Backing Hard Into River History
by James V. Swift
384 pages. 198 illustrations. Hard cover. Nonfiction. Little River Books. It covers the last 100 years of river development and the towing industry; the 112-year history of The Waterways Journal, known affectionately as the "riverman's bible" and the author's 60-year love affair with both.
Link to Chapter 13 of Jim's book: http://www.littleriverbooks.com/chap13.htm
Forgot the captain of the SPIRIT OF SACRAMENTO took this photo some eight years or more ago with the DELTA KING looming out front through the pilot house window.
John Fryant, the most accomplished steamboat model maker in the world (left) with the late Ralph DuPae (steamboat photo maestro for the Murphy Library) in Fryant's basement workshop. John was in the process of building a large scale sidewheeler here.
Below are John Fryant's memories on the photo of himself with Ralph DuPae.
Wonder who took that one?
My Wife, maybe. It was in the basement of our little house in Virginia during the time I was building the Rob't. E. Lee model for Mud Island in Memphis.
I would date it about 1979 or 80.
The late Michelle Kingsley was around at that time - maybe she took the shot.
Photos of Dan Martin on the left (Weatherbird and Postcards from Mound City Cartoonist for the St. Louis Post-Dispatch) and Dave Thomson on the right, taken in September 1991 in the pilot house of the LONE STAR at LeClaire, IOWA. Included at center is the cover of Dan's Weatherbird book and a drawing he made in Dave's copy of the book.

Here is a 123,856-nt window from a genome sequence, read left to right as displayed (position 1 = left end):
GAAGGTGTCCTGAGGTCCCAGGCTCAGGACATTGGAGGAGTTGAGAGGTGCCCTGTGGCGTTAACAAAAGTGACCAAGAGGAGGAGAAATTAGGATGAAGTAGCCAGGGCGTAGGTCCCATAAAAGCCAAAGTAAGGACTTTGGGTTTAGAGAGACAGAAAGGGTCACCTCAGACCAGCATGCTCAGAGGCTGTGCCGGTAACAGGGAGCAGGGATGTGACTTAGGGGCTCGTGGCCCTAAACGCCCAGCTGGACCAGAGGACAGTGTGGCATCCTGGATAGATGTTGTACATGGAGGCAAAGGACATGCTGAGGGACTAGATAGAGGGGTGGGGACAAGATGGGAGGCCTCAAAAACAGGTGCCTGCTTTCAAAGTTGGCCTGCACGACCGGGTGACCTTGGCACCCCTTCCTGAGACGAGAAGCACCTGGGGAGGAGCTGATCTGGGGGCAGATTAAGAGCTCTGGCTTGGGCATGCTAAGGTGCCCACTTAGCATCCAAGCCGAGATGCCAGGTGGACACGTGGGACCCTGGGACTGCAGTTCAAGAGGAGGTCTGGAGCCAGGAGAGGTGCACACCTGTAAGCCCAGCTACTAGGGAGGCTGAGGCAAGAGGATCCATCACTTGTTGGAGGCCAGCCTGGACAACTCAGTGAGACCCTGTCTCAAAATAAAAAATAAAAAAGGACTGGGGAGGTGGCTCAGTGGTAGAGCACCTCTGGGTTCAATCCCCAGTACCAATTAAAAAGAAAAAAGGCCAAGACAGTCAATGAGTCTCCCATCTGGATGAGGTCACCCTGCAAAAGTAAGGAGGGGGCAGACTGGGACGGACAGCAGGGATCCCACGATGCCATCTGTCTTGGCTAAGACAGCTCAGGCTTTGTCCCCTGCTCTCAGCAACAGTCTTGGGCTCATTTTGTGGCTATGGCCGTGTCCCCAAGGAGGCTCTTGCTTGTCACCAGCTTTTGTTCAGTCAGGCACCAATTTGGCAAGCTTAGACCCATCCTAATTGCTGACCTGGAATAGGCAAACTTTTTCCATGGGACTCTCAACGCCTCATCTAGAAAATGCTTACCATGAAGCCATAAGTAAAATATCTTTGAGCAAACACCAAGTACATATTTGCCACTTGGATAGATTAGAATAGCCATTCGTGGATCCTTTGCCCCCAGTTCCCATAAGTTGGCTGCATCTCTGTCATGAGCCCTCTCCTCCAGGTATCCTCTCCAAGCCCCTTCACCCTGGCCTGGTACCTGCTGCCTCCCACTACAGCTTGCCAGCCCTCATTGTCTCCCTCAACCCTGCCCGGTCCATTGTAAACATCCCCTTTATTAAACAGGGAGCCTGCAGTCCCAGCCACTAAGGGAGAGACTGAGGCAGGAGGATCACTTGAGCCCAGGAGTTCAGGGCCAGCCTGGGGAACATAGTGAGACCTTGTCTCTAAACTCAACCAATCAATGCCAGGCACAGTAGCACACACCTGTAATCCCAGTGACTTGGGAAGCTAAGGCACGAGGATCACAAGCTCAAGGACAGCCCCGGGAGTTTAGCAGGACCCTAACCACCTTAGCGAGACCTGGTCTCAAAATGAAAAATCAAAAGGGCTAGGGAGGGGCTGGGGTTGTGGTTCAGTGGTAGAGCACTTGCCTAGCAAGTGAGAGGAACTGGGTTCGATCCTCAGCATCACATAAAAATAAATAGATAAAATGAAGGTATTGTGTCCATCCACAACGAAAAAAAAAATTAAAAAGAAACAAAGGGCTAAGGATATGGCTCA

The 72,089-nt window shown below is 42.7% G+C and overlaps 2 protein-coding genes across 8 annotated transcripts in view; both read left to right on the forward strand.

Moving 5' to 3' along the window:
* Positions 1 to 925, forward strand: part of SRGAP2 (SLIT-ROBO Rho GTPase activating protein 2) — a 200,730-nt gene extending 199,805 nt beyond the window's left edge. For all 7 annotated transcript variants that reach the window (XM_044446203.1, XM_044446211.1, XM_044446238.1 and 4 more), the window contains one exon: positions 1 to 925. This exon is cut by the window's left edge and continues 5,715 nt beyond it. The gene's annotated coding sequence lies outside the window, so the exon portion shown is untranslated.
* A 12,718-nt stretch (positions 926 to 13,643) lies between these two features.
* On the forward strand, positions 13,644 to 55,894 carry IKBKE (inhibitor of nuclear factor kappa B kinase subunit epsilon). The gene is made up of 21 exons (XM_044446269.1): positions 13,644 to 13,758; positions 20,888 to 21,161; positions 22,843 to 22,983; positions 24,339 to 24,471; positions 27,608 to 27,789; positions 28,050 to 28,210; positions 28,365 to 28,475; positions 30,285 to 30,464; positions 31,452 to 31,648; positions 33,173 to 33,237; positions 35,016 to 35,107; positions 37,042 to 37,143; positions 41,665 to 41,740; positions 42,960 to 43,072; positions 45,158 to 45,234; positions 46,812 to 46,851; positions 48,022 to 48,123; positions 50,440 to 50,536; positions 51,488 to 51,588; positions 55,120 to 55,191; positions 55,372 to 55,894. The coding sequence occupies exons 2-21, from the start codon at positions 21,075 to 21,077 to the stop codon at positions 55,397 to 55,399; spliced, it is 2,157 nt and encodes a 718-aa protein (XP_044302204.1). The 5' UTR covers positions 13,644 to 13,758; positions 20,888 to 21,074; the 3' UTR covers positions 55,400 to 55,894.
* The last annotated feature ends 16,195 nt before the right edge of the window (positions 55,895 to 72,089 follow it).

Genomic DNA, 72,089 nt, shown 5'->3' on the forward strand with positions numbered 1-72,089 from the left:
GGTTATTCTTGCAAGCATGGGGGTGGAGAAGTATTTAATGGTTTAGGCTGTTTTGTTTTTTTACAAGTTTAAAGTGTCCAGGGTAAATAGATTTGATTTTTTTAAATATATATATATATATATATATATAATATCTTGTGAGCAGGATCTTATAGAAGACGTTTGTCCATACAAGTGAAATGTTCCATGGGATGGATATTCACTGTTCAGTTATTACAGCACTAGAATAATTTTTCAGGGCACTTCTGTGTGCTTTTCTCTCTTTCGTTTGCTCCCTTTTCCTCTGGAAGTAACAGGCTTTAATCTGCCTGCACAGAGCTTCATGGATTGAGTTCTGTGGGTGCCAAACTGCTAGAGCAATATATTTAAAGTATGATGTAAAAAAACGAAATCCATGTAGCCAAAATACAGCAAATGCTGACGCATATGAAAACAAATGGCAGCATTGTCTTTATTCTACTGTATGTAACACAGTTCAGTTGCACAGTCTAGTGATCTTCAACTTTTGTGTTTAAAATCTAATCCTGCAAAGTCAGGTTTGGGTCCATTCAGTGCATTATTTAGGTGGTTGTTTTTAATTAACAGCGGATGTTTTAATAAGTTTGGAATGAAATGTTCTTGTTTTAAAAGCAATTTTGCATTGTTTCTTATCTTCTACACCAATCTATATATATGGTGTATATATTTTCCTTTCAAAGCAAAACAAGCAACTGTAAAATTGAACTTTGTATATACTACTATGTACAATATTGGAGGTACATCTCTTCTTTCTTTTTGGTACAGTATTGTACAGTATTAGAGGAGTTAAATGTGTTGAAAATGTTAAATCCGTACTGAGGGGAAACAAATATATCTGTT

"We had just completed a round trip from Le Claire to Galena, Illinois aboard the JULIA BELLE SWAIN and toured the old STAR together when we got back to LeClaire. Thankfully the LONE STAR is now under protective housing on the same site where she's shielded from the elements. I haven't had a chance to visit the STAR in her new accommodations but they look excellent from the few photos I have seen."
Links below to interesting stuff about Dan and his book:
http://www.ncs-glc.com/GLC/martin/martin.html Dan Martin and the St. Louis Cartoon Connection by Jim Allen
The Story of the First 100 Years of the St. Louis Post-Dispatch Weatherbird: The Oldest Continuously Running Daily Cartoon in American Journalism by Dan Martin
A photo I took of Kevin Mullen, Master of the BELLE OF LOUISVILLE in the pilot house. Kevin gave me off duty tours twice during the early '90's but I'm not certain if this was an afternoon in Sept 1990 or a morning in 1993. The DELTA QUEEN tied up for the night at Louisville in during Sept of '93 and the crew had a big party at a place along the Louisville waterfront. I got up first thing the next morning and walked down to the BELLE. Glad the boat is being so lovingly taken care of. They added a new air conditioning system to the main cabin/ballroom which makes it pleasant for party goers during the humid seasons.
Kevin might recognize something in the picture that would remind him which year it was. Since this was before I was taking digital photos I had to scan a print and improved upon it as much as possible in Photoshop.